Preprints
https://doi.org/10.5194/cp-2021-156
https://doi.org/10.5194/cp-2021-156
 
29 Nov 2021
29 Nov 2021
Status: a revised version of this preprint was accepted for the journal CP and is expected to appear here in due course.

Influence of long-term changes in solar irradiance forcing on the Southern Annular Mode

Nicky M. Wright1,2,a, Claire E. Krause1,3,b, Steven J. Phipps4, Ghyslaine Boschat5, and Nerilie J. Abram1,2 Nicky M. Wright et al.
  • 1Research School of Earth Sciences, Australian National University, Canberra ACT 2601, Australia
  • 2ARC Centre of Excellence for Climate Extremes, Australian National University, Canberra ACT 2601, Australia
  • 3ARC Centre of Excellence for Climate System Science, Australian National University, Canberra ACT 2601, Australia
  • 4Ikigai Research, Sandy Bay, Tasmania 7006, Australia
  • 5Bureau of Meteorology and ARC Centre of Excellence for Climate Extremes, Melbourne, Victoria 3001, Australia
  • acurrent address: School of Geosciences, University of Sydney, NSW 2006, Australia
  • bcurrent address: Geoscience Australia, Canberra ACT, Australia

Abstract. The Southern Annular Mode (SAM) is the leading mode of climate variability in the extratropical Southern Hemisphere, with major regional climate impacts. Observations, reconstructions, and historical climate simulations all show positive trends in the SAM since the 1960s; however, earlier trends in palaeoclimate SAM reconstructions cannot be reconciled with last millennium simulations. Here we investigate the sensitivity of the SAM to solar irradiance variations using simulations with a range of constant solar forcing values, and last millennium transient simulations with varying amplitude solar forcing scenarios. We find the mean SAM state can be significantly altered by solar irradiance changes, and that transient last millennium simulations using a high-amplitude solar scenario have an improved and significant agreement with proxy-based SAM reconstructions. Our findings suggest that the effects of solar forcing on high-latitude climate may not be adequately incorporated in most last millennium simulations, due to solar irradiance changes that are too small and/or the absence of interactive atmospheric chemistry in global climate models.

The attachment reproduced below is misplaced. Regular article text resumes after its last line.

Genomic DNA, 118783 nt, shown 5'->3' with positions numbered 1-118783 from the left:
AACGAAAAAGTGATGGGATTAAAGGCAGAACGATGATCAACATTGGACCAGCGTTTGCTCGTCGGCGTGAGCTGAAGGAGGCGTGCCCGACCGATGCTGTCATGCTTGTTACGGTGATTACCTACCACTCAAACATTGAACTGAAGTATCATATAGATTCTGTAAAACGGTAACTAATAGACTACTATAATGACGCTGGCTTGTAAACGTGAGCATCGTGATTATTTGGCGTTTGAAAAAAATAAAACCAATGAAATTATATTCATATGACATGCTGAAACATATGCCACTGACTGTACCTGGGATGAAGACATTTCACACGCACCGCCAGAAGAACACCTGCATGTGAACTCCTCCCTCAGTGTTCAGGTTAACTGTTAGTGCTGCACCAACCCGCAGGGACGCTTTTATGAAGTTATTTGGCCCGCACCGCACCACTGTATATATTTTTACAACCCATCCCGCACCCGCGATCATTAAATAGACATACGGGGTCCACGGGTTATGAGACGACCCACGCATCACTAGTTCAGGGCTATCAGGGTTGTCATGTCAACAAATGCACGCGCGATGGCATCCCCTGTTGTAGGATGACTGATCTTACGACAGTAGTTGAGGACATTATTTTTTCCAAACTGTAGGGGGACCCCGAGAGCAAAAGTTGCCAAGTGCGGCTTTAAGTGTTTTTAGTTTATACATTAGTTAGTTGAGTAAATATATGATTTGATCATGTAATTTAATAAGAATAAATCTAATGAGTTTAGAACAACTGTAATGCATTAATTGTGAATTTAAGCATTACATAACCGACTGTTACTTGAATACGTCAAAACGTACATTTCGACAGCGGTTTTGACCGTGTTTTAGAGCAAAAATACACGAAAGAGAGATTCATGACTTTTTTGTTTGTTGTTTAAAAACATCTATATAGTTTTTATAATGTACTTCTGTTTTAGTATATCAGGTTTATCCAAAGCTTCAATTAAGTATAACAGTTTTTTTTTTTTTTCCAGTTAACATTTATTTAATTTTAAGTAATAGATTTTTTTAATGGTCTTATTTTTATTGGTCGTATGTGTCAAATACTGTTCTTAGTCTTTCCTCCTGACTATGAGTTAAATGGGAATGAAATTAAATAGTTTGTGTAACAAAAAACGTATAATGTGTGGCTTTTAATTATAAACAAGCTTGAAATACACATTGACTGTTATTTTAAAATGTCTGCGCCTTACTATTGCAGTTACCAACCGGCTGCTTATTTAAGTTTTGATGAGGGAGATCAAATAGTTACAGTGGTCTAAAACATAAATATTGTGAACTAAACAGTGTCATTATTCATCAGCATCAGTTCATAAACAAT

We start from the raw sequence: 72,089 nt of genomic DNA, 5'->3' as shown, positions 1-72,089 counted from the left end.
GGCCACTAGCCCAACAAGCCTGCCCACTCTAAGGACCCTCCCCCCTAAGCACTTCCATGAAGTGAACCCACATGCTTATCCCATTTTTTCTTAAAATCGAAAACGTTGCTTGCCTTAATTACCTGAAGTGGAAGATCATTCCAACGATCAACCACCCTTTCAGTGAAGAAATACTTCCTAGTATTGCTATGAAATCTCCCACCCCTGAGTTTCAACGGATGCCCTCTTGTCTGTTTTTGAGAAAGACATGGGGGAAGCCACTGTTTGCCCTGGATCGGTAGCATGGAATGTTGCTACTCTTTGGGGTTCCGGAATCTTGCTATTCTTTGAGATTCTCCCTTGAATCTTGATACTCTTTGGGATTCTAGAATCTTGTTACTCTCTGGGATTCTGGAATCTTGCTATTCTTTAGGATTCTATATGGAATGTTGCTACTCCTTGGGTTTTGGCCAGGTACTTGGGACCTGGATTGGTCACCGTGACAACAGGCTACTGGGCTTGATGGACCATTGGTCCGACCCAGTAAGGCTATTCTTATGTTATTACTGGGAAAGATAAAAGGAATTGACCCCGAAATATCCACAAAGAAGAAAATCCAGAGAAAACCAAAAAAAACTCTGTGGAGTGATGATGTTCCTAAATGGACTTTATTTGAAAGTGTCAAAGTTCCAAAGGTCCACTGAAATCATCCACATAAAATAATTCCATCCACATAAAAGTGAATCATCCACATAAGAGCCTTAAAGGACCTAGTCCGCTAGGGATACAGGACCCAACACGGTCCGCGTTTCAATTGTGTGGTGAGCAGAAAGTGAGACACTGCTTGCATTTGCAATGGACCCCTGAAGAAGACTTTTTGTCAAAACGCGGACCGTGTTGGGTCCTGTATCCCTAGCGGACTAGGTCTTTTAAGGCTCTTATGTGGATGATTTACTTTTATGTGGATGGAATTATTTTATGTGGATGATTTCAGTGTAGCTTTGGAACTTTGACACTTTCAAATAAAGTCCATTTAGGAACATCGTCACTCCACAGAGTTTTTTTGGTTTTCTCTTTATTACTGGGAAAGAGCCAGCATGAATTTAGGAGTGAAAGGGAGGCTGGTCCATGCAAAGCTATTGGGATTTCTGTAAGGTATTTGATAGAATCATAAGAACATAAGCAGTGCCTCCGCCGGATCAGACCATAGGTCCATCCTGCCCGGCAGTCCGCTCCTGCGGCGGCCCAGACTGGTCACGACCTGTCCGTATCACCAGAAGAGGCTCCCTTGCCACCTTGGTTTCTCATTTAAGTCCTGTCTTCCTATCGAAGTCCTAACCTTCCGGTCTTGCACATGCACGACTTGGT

Nicky M. Wright et al.

Status: closed

Comment types: AC – author | RC – referee | CC – community | EC – editor | CEC – chief editor | : Report abuse
  • RC1: 'Comment on cp-2021-156', Anonymous Referee #1, 18 Feb 2022
  • RC2: 'Comment on cp-2021-156', Anonymous Referee #2, 22 Mar 2022

Status: closed

Comment types: AC – author | RC – referee | CC – community | EC – editor | CEC – chief editor | : Report abuse
  • RC1: 'Comment on cp-2021-156', Anonymous Referee #1, 18 Feb 2022
  • RC2: 'Comment on cp-2021-156', Anonymous Referee #2, 22 Mar 2022

Nicky M. Wright et al.

Nicky M. Wright et al.

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Short summary
The Southern Annular Mode (SAM) is a major mode of climate variability. Proxy-based SAM reconstructions show large changes that last millennium climate models cannot reproduce. We explore the SAM's sensitivity to solar forcing by using simulations with a range of constant solar values, and transient last millennium simulations with stronger solar variations. We find that changes in solar forcing can influence the SAM, and that our transient simulations better match proxy-based reconstructions.